At 6:39 PM, August 26, 2008, Anonymous Ryan said...

Get teams to carry the puck into the zone.

I think the best way to do that is to make the blue line much wider, for the purposes of offsides. So a puck is in the neutral zone until it crosses the far edge (closest to a goal) of the blue line, but it's in the defensive/offensive zone until it crosses the other edge (closest to centre ice). The entire width of each blue line becomes part of the neutral or offensive zones, depending on where the puck is.

This would make it: 1) easier to break traps in the neutral zone with good passes, 2) easier to enter the offensive zone without a dump-and-chase, and 3) more difficult to clear the puck from the defensive zone.

 
At 6:48 PM, August 26, 2008, Anonymous Ryan said...

Sorry, I think I mistyped. I meant that a player be on the blue line and receive a pass from the neutral zone, not that the puck is in the neutral zone until it passes the far edge.

As it is now, you can't pass the puck across both edges of the blue line. This would be the same, except with more room for players in between those edges (and thus more room for trappers to defend).

 
At 6:58 PM, August 26, 2008, Blogger GEO said...

Goals don't make games exciting.

Scoring chances do.

Shrink the pads, get rid of the trapezoid, and get rid of the OT point and you'll see a much different brand of hockey.

 
At 8:16 PM, August 26, 2008, Blogger Earl Sleek said...

BTW, James, looking at your first chart, what the heck happened in 1944-45 or so? Did all the goalies get simultaneously sent to Europe for WWII or something?

 
At 8:24 PM, August 26, 2008, Blogger XsavagistX said...

im amazed that the stats used for why goals are down isnt thorough on "WHY" scoring is down. there needs to be way more data to figure this out instead of just saying "make the goals bigger" because you look at one set up numbers and jump ship.

thats like saying, why not just ban the Red Wings from the league? they dont like to give up many shots. how absurd of them! they are ruining the game! and the Blue Jackets? why dont they fire Ken Hitchcock for implementing a defensive structure that limits quality shots from the opposition (to help their goalie) on a team with little scoring talent (regardless of the era/rules, that team is going to stink at scoring outside of Rick Nash last season)!?

http://www.hockeyanalytics.com/ does the stats on quality of shots, etc.

i just dont understand the logic on how we lionize defensive stalwarts/systems for being amazing machines. we lionize Datsyuk, Zetterberg, Lidstrom and a system they play to limit quality shots and shots in general (which every team wants to copy now with mobile puck moving defenseman who are good enough to still defend - because it works)... then we get upset because scoring isnt up.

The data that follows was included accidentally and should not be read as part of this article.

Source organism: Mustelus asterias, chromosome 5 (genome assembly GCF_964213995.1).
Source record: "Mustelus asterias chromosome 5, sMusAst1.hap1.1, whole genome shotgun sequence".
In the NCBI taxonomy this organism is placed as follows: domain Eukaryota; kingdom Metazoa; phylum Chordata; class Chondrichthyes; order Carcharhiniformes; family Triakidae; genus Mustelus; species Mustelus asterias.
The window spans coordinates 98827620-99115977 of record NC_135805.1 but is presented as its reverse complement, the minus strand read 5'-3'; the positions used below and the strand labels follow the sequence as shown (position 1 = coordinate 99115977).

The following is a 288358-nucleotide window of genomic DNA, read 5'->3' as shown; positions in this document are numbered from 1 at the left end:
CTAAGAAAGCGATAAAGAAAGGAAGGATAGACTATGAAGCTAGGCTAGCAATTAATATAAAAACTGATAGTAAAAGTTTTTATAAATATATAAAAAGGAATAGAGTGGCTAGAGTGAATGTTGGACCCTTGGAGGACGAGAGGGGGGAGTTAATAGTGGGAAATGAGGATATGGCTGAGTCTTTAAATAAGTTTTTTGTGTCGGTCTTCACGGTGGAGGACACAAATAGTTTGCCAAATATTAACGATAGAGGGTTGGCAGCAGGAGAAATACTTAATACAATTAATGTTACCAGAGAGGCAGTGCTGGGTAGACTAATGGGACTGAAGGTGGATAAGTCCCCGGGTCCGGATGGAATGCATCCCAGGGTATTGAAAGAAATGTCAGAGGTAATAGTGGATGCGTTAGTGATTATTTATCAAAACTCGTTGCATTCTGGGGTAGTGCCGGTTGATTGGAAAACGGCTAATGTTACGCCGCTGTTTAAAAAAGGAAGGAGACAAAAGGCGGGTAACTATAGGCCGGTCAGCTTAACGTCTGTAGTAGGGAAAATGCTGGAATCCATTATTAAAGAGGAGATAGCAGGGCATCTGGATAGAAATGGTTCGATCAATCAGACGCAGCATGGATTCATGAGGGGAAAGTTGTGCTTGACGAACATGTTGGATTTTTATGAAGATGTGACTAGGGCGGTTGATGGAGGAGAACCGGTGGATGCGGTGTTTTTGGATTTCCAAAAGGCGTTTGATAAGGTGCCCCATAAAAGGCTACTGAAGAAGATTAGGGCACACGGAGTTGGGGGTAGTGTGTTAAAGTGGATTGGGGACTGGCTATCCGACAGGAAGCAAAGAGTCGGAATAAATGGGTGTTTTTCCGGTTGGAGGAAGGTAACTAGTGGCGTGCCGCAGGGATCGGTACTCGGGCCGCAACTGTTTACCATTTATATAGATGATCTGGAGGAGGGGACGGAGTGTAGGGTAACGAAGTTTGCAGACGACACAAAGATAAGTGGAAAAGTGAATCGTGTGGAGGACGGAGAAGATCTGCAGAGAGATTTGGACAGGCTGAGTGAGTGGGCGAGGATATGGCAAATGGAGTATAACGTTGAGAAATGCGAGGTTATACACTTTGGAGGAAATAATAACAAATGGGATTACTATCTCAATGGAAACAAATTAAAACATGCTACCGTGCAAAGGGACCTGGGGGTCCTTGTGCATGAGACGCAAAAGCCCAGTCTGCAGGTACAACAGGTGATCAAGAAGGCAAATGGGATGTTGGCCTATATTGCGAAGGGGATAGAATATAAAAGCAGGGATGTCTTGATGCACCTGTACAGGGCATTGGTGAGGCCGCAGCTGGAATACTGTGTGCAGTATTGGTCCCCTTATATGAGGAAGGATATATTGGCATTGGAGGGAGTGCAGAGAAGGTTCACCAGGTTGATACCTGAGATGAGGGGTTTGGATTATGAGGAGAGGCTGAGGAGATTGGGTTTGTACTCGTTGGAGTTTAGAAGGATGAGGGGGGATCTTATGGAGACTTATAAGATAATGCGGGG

why was the scoring so low in the early 50's?

does the current schedule have anything to do with lower goal scoring since teams play each other in division a million times, they methodically scout and strategize for those specific teams so the scores are lower with matchups and system play? then theres less games against teams you dont scout as hard is lowering it? i dont know. but theres obviously something in the overall system (of all the leagues) making it drop - NOT the players talents and its not the goalies in particular or the goal size.

 
At 8:37 PM, August 26, 2008, Blogger geezer said...

if you painted a small area in front of the net defeses need to stay out of that would help. Another idea is to make the 4 players all collaping down low an illegal defense and award a penalty.

 
At 8:52 PM, August 26, 2008, Blogger mf37 said...

Prohibit coaches.

Not only will scoring go way up, owners will save the cost of at least three salaries.

 
At 9:03 PM, August 26, 2008, Blogger James Mirtle said...

I disagree XsavagistX: I think the large majority of the difference is from the goaltenders. Defensive play has a role, too.

I've broken down all kinds of available numbers here in the past: shots on goal, save percentage, shutouts, etc. Shots on goal have remained relatively stable for the past 25 years. What we don't know is the quality of shots netminders have faced.

They are stopping a much higher percentage than previously, though. Save percentages have risen from an average of .873 to nearly .91, which is the equivalent of about 2.25 extra goals in a typical 60-shot game.

But the question I'm posing here isn't "what caused the decline?" It's: "What number should the league target?"

How many goals is enough?

 
At 9:43 PM, August 26, 2008, Blogger XsavagistX said...

i think quality of shots is the key. would the LA Kings be comfy with Chris Osgood in net to take them to the playoffs this upcoming season? deep down, i doubt it. does Lidstrom and an overall team defensive structure make Chris Osgood and Pascal Leclaire look WAY better (even though he is still good)? hell yes. just go check out how much Columbus has improved since Hitchcock came in with their defensive structure on: http://www.hockeyanalytics.com/Research_files/2008_NHL_Review.pdf